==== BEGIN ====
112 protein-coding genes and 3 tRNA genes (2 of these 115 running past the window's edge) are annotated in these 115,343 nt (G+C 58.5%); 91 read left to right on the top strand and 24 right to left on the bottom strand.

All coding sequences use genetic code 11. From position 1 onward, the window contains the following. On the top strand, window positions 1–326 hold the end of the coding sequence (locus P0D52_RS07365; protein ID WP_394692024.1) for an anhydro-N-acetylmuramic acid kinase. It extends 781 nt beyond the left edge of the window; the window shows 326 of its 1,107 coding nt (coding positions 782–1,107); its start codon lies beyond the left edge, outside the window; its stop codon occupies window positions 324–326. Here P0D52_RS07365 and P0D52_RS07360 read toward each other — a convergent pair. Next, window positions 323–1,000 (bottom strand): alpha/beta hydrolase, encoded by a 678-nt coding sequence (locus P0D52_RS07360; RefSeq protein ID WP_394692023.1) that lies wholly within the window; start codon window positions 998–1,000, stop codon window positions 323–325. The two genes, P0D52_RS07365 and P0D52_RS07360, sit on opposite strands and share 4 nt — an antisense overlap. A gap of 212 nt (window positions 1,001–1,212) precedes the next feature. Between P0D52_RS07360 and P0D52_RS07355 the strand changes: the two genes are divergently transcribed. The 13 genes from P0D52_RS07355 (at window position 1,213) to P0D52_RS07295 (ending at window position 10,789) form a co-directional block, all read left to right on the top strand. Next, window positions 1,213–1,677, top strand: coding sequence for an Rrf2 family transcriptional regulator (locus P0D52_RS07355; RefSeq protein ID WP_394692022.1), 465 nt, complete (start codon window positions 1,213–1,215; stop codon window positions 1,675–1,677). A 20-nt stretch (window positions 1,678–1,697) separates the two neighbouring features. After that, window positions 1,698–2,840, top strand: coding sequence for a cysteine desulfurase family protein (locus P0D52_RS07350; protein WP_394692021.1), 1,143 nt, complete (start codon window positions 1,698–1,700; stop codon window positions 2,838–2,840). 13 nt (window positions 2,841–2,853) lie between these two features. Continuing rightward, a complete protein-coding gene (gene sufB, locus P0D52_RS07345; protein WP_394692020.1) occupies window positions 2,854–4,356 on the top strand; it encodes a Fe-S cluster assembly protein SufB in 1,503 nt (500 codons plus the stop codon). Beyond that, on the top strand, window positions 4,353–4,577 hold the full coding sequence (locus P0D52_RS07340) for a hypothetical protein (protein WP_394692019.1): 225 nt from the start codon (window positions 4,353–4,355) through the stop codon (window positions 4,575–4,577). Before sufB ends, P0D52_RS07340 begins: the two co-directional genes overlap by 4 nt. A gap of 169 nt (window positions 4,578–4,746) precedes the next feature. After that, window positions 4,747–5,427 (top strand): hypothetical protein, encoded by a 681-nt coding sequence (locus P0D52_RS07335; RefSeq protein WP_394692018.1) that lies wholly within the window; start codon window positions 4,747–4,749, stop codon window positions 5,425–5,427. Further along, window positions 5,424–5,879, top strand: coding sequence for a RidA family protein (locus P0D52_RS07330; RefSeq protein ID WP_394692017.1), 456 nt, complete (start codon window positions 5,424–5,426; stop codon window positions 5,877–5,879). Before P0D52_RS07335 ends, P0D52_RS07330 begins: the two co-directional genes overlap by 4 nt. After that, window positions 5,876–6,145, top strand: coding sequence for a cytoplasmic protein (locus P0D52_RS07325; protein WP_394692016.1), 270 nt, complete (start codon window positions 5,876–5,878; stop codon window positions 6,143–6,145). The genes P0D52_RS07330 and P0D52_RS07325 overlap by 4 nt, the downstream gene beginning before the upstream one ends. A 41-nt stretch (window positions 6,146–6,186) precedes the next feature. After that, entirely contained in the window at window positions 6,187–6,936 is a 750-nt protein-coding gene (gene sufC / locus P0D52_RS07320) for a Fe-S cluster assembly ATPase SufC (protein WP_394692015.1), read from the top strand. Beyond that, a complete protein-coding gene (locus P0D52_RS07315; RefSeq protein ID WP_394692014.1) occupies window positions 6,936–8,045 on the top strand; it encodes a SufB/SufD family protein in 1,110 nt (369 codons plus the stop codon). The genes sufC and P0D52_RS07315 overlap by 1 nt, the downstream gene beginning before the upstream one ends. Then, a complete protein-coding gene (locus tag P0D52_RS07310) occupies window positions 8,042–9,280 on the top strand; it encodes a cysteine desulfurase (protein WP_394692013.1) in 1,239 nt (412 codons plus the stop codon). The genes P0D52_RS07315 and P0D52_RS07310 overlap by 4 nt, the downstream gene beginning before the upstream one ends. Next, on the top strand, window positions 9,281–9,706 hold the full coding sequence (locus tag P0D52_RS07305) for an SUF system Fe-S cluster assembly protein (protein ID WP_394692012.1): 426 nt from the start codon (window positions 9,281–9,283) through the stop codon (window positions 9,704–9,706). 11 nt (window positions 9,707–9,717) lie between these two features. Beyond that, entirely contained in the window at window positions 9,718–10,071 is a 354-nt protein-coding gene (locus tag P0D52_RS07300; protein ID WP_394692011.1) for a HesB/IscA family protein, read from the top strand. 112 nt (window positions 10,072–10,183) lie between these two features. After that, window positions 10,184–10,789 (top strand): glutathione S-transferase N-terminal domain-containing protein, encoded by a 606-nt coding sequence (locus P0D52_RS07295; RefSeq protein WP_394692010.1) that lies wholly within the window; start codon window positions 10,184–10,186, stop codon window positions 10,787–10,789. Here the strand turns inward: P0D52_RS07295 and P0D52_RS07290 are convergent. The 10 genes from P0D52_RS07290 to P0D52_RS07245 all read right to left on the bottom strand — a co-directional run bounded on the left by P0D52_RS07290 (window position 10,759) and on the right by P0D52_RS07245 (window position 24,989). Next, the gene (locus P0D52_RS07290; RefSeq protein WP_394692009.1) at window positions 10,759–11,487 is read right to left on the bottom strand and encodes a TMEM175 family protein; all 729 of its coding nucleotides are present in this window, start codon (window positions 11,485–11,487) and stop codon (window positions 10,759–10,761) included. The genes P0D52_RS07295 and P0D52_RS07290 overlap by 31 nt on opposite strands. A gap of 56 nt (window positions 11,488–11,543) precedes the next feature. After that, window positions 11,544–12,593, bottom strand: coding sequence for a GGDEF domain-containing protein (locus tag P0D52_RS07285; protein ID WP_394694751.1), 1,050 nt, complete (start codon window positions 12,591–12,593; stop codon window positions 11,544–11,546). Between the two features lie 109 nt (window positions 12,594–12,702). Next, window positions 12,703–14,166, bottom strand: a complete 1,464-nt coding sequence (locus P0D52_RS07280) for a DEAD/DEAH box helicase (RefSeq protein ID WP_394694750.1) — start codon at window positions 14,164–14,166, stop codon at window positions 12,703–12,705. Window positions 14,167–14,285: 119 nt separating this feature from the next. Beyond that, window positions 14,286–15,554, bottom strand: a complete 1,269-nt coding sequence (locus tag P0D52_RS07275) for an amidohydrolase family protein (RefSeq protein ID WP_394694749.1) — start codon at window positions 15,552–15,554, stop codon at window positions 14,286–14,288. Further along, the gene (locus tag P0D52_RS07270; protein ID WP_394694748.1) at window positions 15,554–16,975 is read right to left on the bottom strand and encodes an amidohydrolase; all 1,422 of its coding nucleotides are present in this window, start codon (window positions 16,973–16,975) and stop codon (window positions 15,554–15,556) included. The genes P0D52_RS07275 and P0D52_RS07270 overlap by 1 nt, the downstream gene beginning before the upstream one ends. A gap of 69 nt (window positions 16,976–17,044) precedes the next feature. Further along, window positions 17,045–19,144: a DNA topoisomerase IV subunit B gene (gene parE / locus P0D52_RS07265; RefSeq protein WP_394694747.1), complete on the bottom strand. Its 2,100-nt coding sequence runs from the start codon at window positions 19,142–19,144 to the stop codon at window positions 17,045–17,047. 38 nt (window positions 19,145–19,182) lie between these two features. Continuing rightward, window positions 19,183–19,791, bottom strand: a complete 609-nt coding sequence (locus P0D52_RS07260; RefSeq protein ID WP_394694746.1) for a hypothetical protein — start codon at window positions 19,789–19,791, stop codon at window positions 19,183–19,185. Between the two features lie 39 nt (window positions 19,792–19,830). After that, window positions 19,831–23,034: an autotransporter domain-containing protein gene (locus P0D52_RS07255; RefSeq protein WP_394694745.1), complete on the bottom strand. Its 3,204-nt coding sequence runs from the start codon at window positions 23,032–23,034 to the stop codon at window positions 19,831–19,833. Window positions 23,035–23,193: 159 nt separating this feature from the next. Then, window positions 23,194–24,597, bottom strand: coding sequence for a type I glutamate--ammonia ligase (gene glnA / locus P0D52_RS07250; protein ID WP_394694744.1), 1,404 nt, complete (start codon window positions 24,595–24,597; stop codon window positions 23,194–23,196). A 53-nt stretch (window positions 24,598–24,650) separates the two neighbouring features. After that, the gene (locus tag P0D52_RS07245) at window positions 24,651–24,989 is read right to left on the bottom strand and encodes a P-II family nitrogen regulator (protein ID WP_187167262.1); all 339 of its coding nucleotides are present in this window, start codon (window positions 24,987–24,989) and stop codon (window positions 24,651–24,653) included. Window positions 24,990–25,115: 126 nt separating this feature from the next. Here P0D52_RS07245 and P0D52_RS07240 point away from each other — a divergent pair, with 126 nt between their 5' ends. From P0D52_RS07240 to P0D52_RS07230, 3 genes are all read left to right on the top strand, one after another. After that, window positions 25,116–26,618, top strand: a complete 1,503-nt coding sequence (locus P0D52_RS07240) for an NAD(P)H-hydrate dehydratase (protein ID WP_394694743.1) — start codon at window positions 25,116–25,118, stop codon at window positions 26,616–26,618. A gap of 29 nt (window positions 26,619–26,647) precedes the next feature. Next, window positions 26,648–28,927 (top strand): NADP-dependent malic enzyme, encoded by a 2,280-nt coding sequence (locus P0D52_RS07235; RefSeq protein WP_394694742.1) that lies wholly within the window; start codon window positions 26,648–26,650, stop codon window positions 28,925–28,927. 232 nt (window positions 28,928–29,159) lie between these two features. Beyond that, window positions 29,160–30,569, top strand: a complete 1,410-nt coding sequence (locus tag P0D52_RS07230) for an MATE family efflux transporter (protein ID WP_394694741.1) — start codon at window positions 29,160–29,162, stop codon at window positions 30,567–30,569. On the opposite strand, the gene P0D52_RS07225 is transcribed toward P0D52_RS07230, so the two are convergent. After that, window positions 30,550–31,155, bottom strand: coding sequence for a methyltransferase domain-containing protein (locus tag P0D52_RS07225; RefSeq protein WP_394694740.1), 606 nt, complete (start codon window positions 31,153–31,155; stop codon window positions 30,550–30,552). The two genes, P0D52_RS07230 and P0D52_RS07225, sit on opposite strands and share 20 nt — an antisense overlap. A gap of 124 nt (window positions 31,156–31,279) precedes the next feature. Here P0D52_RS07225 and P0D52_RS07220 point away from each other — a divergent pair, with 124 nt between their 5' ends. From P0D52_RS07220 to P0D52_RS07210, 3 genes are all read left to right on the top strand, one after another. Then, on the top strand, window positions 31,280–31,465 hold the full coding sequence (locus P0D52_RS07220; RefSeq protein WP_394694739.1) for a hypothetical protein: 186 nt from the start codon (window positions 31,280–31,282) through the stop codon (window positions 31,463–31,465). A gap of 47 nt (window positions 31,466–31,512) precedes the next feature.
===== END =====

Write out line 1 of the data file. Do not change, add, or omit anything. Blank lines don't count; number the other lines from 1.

112 protein-coding genes and 3 tRNA genes (2 of these 115 running past the window's edge) are annotated in these 115,343 nt (G+C 58.5%); 91 read left to right on the top strand and 24 right to left on the bottom strand.